Backroom work on biodiversity
In October last year (2010) biodiversity policymakers, researchers and advocates gathered in Nagoya, Japan for the 10th Conference of Parties to the UN Convention on Biological Diversity (CBD). The CBD conferences are always beehives of intense activity but this year tensions were running particularly high.
The enormous pressure to strike a deal was driven in part by the world’s failure to meet the CBD target to significantly reduce the rate of biodiversity loss by 2010 and growing concerns that we are nearing ′tipping points′ in which whole ecosystems could collapse. But negotiations were also fraught by the contentious issue of access to genetic resources and benefit sharing. Developing countries insisted that a protocol on these issues be finalised before assenting to the two other main agenda items: a deal on financing and a strategic plan for the convention. It wasn’t until the very last minute that agreement on all three issues was reached.
Scope and compliance are key to achieving a successful protocol... You do not want a toothless protocol where issues are excluded.Peter Munyi, International Centre of Insect Physiology and Ecology, Kenya
Throughout the highs and lows, and in the run-up to Nagoya, IIED, FIELD and partners were there — following negotiating sessions, organising side events, and promoting findings from our work. We focused on three key areas of activity: influencing benefit-sharing negotiations; supporting negotiators from small island states; and working with journalists.
Gains for indigenous communities
When Southern countries agreed to conserve biodiversity and use it sustainably at the 1992 Earth Summit in Rio, it was on the understanding that they would benefit from the use of their genetic resources by Northern countries. But the past two decades have seen very little benefit sharing with developing countries.
The Nagoya Protocol contains important gains for indigenous and local communities. It legally binds the 193 parties to the CBD to follow rules to prevent biopiracy and provide benefits, including financial ones, to countries and communities when using their genetic resources.
Much of this achievement is owed to the tireless efforts of the International Indigenous Forum on Biodiversity over the past six years. IIED supported these efforts by providing evidence of the importance of customary laws and rights based on research with more than 60 communities in the developing world.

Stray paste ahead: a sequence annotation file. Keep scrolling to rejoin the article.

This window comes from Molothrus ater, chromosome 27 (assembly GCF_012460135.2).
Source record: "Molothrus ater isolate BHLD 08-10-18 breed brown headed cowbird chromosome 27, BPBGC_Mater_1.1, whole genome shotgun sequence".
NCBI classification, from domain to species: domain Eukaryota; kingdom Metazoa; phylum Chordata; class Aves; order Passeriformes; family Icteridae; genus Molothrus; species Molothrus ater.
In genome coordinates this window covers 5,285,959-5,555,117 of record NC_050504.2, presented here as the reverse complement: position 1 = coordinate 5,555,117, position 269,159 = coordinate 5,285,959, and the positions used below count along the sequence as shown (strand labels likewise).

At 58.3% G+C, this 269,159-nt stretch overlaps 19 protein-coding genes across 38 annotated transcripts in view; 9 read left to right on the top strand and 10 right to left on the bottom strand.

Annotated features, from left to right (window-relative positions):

In the year leading up to Nagoya, we worked hard to influence the negotiations, both directly — through formal submissions and statements and UK DEFRA consultations — and indirectly, through policy briefings, side events and media work.
Standing with small island states
To successfully take part in high-stake conferences like the one in Nagoya, countries need capable teams of negotiators that can understand the breadth of issues discussed, navigate intricate sessions and events, and stand firm on key issues.
Heaving with complex legal issues, and against a back-drop of certain failure to meet the 2012 target to establish comprehensive, effectively managed and ecologically representative protected areas, the marine and coastal biodiversity negotiations turned out to be controversial and lengthy.
Negotiating teams from small island states — with limited resources, expertise and technical support — faced a considerable disadvantage in participating effectively. The Foundation for International Environmental Law and Development — until March 2011, an IIED subsidiary — supported delegates from these states and other developing countries on legal matters during drafting sessions, regional coordination meetings and negotiations.
In Nagoya, parties to the CBD agreed that by 2020 all people should be aware of the values of biodiversity and the steps they can take to conserve and use it sustainably. To meet this target, global media coverage of biodiversity will need to improve in quality and quantity — showing how biodiversity underpins economies, livelihoods and wellbeing but is under serious threat the world over.
At the COP, I heard a lot of passionate communities... identify the need to share more with others so they can scale up the impact of their work. They are calling for support and assistance to build their capacity so they can benefit and we can have biodiversity conservation as well.Nicole Leotaud, Caribbean Natural Resources Institute, Trinidad
Journalists need training and more access to sources and information if they are to tell this under-reported story and what it means for humanity. To support this, IIED, the International Union for Conservation of Nature and Internews created the Biodiversity Media Alliance, launched in Nagoya.
The alliance has created an online social network — http://biodiversitymedia.ning.com — where more than a thousand journalists and biodiversity experts can interact. Over the longer term, it aims to develop training for journalists to report biodiversity in ways that are relevant to their audiences.